All of us alive today perceive recent history as a series of decades. There exists, as far as we know, no quality of reality dictating that everything must recognizably change every ten years. But throughout the 21st century, it seems to have been thus: even if we weren’t alive at the time, we can tell at a glance the cultural artifacts of the nineteen-thirties from the nineteen-forties, for example, or those of the nineteen-eighties from the nineteen-nineties. Each decade has its own distinct fashions, which arose from its distinct worldview; that worldview arose from a vision of the future; and that vision of the future arose from changes in technology.
Back in the nineteen-tens, says history Youtuber Hochelaga in the video above, “the invention of the first airplane opened massive potential in transportation, and sparked the imagination of the public.” The development of aviation encouraged predictions that one day “the world would go airborne; people would take to the skies in their very own personal airships and gliders.” Popular artists dreamed of a kind of “steampunk genre: a future vision and aesthetic, but stuck in victorian technologies like steam power and industrial machinery, as well as goggles and top hats.” By the twenties, this optimistic vision would be displaced by darker but more stylish ones, such as the Art-Deco dystopia of Fritz Lang’s Metropolis.
It was the nineteen-fifties, specifically the triumphant and abundant American nineteen-fifties, that introduced the idea that “the future will be one of convenience and luxury.” As the Space Race progressed, this notional world of picture-phones and flying cars evolved into the one of interstellar freeways, robot maids, and Googie architecture exemplified by The Jetsons. But as far as personal technology was concerned, the real world had seen nothing yet. The rapid popularization of the personal computer in the eighties brought with it a vast expansion of ideas of what computers could do. According to the Terminator films, we were supposed to have an artificially intelligent defense network that attained self-awareness by 1997 — though our having blown past the deadline is probably for the best.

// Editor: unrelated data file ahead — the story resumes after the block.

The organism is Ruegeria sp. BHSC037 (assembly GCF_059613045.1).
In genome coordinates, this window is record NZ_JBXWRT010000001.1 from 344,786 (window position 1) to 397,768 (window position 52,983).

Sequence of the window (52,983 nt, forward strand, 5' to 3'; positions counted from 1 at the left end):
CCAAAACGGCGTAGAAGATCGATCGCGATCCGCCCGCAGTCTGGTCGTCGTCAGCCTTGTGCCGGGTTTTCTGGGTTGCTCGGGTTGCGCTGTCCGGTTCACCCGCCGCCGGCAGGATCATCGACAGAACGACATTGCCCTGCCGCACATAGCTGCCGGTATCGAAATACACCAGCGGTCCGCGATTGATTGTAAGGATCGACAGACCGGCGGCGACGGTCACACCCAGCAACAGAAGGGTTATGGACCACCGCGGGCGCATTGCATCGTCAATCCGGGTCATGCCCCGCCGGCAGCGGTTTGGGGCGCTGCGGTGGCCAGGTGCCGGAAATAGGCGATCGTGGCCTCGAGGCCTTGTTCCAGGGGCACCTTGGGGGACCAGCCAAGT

Here in the twenty-first century — an impossibly distant future in most of the decades discussed here — very few elements of these futures have been fully realized. For that matter, few of the technologies we actually do use in our everyday lives were accurately predicted in the twentieth century. (Imagine how social media would have looked on a color postcard from 1915.) “Each present moment imagines a future with themselves clearly in it, taking advantage of the newest technology of the day to its furthest limits,” says Hochelaga. In other words, each of these decades regards the future as an extreme version of itself. In this view, how many of us today think of the future as dull, grim, and even nonexistent tells us nothing about what will actually happen in decades ahead. It does, however, tell us a great deal about the twenty-twenties.
Based in Seoul, Colin Marshall writes and broadcasts on cities, language, and culture. His projects include the Substack newsletter Books on Cities, the book The Stateless City: a Walk through 21st-Century Los Angeles and the video series The City in Cinema. Follow him on Twitter at @colinmarshall or on Facebook.